WHAT'S IN THIS CHAPTER?
An introduction to the Android application components and the different types of Android applications you can build with them
The Android application life cycle
How to create and annotate the application manifest
How to use external resources to provide dynamic support for locations, languages, and hardware configurations
How to implement and use your own Application class
How to create new Activities
Understanding an Activity's state transitions and life cycle
Before you start writing your own Android applications, it's important to understand how they're constructed and to have an understanding of the Android application life cycle. In this chapter you'll be introduced to the loosely coupled components that make up Android applications and how they're bound together by the Android manifest. Next you'll see how and why you should use external resources, before getting an introduction to the Activity component.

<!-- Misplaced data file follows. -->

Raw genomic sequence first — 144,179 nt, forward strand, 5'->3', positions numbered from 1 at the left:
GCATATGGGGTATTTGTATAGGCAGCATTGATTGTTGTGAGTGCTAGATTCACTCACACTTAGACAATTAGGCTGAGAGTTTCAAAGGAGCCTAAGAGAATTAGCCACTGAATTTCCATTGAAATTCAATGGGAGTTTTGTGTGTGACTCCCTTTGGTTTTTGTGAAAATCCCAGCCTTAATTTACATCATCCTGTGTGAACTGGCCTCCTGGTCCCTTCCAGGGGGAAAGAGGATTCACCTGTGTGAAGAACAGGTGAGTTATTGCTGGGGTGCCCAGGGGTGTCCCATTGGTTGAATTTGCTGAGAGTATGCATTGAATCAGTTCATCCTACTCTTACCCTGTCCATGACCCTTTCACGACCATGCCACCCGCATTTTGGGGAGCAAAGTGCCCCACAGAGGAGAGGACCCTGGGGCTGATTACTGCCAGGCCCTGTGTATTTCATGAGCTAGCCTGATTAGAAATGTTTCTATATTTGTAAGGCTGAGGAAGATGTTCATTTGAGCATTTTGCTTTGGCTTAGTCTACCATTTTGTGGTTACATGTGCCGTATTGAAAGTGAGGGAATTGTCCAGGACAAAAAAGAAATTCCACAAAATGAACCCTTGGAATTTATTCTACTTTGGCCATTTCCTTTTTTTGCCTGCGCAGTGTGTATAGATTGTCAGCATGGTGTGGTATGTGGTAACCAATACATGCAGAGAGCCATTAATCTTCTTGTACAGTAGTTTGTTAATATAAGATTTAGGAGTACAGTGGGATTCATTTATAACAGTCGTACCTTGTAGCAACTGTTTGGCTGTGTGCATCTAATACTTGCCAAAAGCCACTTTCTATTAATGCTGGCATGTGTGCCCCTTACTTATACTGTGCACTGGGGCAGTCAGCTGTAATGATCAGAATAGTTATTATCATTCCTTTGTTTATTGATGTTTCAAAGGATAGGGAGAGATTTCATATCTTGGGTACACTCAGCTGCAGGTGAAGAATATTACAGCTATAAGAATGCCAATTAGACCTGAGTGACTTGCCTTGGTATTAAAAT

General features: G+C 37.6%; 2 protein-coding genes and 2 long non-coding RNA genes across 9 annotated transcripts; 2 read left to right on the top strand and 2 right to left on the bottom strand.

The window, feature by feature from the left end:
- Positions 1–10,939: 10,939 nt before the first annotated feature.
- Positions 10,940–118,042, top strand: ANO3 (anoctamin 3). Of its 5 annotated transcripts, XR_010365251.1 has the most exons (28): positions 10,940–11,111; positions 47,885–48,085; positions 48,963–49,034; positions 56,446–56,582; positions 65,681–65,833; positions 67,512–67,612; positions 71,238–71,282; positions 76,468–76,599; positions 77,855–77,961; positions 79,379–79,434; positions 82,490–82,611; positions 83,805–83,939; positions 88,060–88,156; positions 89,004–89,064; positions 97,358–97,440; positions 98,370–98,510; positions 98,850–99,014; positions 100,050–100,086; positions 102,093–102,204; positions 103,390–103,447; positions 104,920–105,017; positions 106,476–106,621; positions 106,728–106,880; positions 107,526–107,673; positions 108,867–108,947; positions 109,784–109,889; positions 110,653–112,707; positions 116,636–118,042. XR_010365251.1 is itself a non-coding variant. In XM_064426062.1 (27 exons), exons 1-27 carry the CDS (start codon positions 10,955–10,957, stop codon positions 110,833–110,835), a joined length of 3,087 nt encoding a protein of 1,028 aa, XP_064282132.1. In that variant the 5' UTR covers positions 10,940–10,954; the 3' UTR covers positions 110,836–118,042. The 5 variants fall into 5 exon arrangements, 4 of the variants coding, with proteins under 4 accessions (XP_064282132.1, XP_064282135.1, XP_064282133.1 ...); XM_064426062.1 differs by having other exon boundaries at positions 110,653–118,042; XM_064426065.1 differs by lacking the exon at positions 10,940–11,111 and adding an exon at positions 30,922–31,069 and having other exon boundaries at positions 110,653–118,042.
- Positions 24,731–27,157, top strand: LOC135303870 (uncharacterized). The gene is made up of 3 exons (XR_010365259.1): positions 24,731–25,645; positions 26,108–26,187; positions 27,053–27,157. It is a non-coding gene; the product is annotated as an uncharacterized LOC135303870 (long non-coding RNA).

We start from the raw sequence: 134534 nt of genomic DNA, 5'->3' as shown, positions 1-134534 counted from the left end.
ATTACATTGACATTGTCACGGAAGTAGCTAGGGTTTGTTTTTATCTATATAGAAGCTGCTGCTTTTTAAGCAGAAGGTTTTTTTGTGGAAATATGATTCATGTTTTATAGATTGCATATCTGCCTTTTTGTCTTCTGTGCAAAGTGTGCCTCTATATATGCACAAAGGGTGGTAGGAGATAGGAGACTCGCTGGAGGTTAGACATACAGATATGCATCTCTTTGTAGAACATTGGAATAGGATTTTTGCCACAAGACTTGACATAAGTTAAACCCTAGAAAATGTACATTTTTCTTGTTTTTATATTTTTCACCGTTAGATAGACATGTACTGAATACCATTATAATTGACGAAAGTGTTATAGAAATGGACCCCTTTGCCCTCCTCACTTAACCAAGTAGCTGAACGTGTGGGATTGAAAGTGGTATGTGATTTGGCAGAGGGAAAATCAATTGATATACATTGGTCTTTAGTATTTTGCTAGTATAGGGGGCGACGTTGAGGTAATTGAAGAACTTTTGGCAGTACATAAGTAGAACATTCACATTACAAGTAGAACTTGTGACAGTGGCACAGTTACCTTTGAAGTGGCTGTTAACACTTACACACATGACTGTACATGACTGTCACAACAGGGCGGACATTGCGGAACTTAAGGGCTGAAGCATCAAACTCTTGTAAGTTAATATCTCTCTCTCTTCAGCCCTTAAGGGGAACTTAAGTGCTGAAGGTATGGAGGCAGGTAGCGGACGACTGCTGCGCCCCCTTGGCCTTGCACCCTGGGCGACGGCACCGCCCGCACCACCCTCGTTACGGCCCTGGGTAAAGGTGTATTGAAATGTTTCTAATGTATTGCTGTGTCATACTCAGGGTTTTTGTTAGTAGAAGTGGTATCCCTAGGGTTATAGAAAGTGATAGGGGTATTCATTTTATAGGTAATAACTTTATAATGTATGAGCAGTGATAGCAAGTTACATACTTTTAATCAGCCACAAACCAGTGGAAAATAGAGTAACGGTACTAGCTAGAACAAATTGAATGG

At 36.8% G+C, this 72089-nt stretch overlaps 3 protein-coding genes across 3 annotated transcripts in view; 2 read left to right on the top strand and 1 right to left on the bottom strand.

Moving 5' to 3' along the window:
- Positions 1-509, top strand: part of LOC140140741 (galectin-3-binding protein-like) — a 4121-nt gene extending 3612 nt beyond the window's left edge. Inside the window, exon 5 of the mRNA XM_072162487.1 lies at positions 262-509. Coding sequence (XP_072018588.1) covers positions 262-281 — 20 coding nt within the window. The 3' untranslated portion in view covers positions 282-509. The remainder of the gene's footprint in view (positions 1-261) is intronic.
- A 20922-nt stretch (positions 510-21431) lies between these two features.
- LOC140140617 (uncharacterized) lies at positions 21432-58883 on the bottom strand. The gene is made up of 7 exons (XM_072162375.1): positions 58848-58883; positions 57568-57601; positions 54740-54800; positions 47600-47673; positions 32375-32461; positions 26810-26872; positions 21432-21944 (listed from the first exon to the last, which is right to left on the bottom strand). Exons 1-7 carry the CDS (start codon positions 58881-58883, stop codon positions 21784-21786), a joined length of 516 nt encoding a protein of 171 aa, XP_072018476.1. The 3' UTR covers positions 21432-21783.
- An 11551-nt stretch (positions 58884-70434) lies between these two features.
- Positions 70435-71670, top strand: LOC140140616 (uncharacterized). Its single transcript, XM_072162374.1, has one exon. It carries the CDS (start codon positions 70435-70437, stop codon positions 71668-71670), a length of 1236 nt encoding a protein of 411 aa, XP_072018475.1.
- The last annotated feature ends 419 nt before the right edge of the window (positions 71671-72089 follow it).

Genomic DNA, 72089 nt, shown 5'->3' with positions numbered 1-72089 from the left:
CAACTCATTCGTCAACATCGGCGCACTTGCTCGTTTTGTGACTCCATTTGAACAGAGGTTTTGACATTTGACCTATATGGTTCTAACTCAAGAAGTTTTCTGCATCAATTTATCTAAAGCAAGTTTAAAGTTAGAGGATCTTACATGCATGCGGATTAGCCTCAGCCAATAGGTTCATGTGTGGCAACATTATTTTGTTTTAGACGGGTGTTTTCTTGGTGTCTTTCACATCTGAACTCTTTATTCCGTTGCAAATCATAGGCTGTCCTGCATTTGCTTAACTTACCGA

In recent years there's been a move toward development frameworks featuring managed code, such as the Java virtual machine and the .NET Common Language Runtime.
In Chapter 1 you learned that Android also uses this model, with each application running in a separate process on its own instance of the Dalvik virtual machine. In this chapter you'll learn more about the application life cycle and how it's managed by the Android run time. This leads to an introduction of the application process states. These states are ...